No backdoors in your software.

Sigh. There are two reasons that this is wrong; one practical, and the other more theoretical and much more worrying. First, it turns out that some Windows users actually do keep an eye on what their systems are sending over the network, and they would definitely notice any attempt by the OS to "phone home". If there actually was some sort of secret user monitoring software hidden in Windows, the backlash against Microsoft would be pretty severe once it got out. Microsoft isn't as stupid a company as some seem to think, and I don't see them trying this anytime soon.

Second is a paper by Ken Thompson titled Reflections on Trusting Trust. It basically details how, using a compromised compiler, you can compromise a system where every component, even the compiler, is open source, without any indication whatsoever in the source. It's actually a pretty cool concept, and if you're at all interested in computer security then this paper is a must-read.

Enjoy free and unlimited support

This is one of the things about the Linux advocacy movement that pisses me off the most. Every time somebody says this (and they say it a lot) they're implicitly enlisting every Linux enthusiast in the world to act as unpaid tech support. You know what? Not all of us are "happy to see more and more people switch to Linux"; not all of us buy into your weird world domination fantasies. Some of us would rather just use Linux, and not have to hold the hand of every poor schmuck that you installed Ubuntu for and then dumped on our collective doorstep. Some of us are Linux Snobs, and that's our prerogative. :p

(Another fun counterexample: ESR has written a fairly extensive guide on how to ask questions about Linux without being flamed or told to RTFM. Yep, Linux users sure are friendly and helpful, as long as you follow all these rules.)

And then, of course, this entire point is predicated on the completely ridiculous implicit assumption that other OSes don't have online communities that you can ask for help.They do, of course. The idea with "support" is that you provide more than the ad-hoc online communities do; otherwise, you may as well go home. When you claim that Linux has free, unlimited tech support from online communities, you're effectively claiming nothing at all.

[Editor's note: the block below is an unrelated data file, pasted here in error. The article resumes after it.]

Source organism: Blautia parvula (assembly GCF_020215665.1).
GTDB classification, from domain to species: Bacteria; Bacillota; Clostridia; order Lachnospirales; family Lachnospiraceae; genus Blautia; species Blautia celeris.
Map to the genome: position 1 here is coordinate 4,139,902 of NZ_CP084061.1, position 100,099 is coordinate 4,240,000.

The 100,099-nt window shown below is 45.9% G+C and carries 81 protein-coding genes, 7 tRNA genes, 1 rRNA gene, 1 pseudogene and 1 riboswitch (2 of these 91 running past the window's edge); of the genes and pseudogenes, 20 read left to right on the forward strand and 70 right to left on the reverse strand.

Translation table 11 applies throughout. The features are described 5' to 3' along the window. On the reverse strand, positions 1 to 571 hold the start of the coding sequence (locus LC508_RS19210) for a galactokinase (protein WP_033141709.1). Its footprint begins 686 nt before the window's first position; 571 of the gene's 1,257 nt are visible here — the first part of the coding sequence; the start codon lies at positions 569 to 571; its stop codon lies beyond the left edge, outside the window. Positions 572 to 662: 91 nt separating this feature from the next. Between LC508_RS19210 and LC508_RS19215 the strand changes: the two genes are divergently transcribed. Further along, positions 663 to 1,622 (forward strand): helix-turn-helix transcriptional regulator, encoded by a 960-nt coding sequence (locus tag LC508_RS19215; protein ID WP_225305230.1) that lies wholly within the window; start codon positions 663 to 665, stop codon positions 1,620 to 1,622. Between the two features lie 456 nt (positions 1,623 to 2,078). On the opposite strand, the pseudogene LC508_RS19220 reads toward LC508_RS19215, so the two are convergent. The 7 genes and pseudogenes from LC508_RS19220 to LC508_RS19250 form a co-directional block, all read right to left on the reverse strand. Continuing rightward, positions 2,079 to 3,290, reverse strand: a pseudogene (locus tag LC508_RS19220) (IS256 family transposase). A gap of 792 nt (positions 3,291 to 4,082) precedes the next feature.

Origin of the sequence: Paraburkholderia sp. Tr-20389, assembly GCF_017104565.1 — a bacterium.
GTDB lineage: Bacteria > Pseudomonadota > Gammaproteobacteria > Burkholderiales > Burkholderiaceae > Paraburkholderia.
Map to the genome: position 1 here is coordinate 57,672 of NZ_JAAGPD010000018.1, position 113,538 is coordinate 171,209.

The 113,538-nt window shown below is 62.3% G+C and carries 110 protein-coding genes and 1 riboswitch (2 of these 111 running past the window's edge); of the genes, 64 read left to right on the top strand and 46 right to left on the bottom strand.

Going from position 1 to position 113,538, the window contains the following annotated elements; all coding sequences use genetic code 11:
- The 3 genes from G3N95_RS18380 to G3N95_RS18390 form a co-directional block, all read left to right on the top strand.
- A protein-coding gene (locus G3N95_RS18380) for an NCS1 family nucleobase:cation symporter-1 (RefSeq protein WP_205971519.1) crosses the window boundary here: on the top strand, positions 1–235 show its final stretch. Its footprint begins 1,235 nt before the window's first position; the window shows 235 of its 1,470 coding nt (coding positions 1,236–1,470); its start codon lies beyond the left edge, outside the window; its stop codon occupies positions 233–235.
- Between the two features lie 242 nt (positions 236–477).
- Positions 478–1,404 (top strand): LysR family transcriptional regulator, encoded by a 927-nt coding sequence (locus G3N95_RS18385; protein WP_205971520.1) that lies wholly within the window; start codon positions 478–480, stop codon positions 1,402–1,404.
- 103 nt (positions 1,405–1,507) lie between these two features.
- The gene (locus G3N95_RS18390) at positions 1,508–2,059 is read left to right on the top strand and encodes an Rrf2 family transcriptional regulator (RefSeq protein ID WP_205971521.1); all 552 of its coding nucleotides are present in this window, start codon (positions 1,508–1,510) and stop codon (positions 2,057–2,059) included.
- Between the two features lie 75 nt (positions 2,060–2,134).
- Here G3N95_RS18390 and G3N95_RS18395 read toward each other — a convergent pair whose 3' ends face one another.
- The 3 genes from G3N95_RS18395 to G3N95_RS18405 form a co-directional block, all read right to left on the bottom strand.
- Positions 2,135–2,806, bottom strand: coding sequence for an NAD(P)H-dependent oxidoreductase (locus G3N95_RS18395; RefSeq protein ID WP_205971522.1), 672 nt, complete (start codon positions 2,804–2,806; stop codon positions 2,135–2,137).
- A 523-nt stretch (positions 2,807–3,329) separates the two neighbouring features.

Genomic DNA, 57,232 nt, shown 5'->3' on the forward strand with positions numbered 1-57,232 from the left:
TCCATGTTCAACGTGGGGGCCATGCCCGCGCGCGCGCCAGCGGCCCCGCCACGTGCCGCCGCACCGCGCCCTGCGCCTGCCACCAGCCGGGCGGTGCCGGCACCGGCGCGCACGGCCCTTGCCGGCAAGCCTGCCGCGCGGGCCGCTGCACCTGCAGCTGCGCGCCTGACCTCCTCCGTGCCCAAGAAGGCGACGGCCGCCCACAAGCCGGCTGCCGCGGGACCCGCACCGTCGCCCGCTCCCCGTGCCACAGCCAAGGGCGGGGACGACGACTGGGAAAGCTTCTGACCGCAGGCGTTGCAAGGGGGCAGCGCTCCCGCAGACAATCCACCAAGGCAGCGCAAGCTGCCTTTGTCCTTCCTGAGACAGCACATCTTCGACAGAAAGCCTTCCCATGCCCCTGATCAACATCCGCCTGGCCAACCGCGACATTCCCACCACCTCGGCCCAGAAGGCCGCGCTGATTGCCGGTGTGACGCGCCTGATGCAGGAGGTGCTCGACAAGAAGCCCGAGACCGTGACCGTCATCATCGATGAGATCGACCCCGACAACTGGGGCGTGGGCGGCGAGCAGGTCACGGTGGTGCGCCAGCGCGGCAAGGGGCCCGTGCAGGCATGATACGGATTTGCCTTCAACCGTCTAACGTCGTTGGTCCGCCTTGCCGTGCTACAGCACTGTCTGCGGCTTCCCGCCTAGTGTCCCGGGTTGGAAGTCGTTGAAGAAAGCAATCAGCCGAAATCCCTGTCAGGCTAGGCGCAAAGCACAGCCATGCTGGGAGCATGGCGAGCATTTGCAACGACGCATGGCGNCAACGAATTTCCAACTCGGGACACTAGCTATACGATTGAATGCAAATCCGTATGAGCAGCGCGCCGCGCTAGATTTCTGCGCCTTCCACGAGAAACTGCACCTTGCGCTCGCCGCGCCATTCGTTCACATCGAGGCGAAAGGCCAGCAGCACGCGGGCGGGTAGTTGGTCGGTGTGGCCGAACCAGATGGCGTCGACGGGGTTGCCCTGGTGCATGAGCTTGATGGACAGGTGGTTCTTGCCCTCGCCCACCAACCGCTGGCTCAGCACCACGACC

Too many windows? Use workspaces.

Oh, man, this is such an awesome idea! I wonder why other OSes don't do the same thing. I didn't wonder for very long, though, because unlike the author of this page, I can use a search engine. OS X has had multiple workspaces for a few years now, and there are a couple different Windows programs that will get you the same thing.

Reporting bugs

Wait, you mean you can't send in bug reports for OSes other than Linux? Should I go and retract the bug reports I've made to Apple, or what? Now I'm very confused. :(

As for not having to wait years for fixes, this is my favorite Firefox bug. It turns 10 this year! But don't worry, it's not a security bug unless you count denial of service as a security problem.

Are you tired of restarting your computer all the time?

As near as I can tell, the entire point of this section is that Windows will nag you to reboot when it needs to reboot, while Linux (by virtue of being a server OS?) never needs to reboot. I'm deliberately leaving aside the issue of conflating different Linux distributions (desktop and server distros are exactly the same, apparently!) because there's another issue in here.

Linux doesn't need to be rebooted very often, but that's because of a specific behavior: if you upgrade a library out from under a program that's using it, it'll just keep using the old version until it exits. If the upgrade is a security upgrade, Linux systems will happily keep using the old, insecure version of the library for an arbitrary amount of time. There are some cases where you really and truly do want to reboot after installing an upgrade, and unless your distribution is exceptionally on top of things, Linux isn't going to tell you when that is.

Let your old computer have a second life

Disappointingly, this section isn't about Second Life. Instead, it rehashes something I addressed earlier in the section about the environment.

Play hundreds of games for free.

This reminds me of those "hundreds of games in one" mini-consoles that nobody ever buys. The harsh truth is, most users don't care about how many games are available, they care about how many games are available that they want to play. All the free games in the world won't help a WoW addict.

Help other countries, and your own

"Custom solutions, support, and consulting? You're right, all of those things are completely impossible with anything but Linux!" I'm not entirely sure what this section is saying, nor that it applies to me at all, seeing as I live in the US.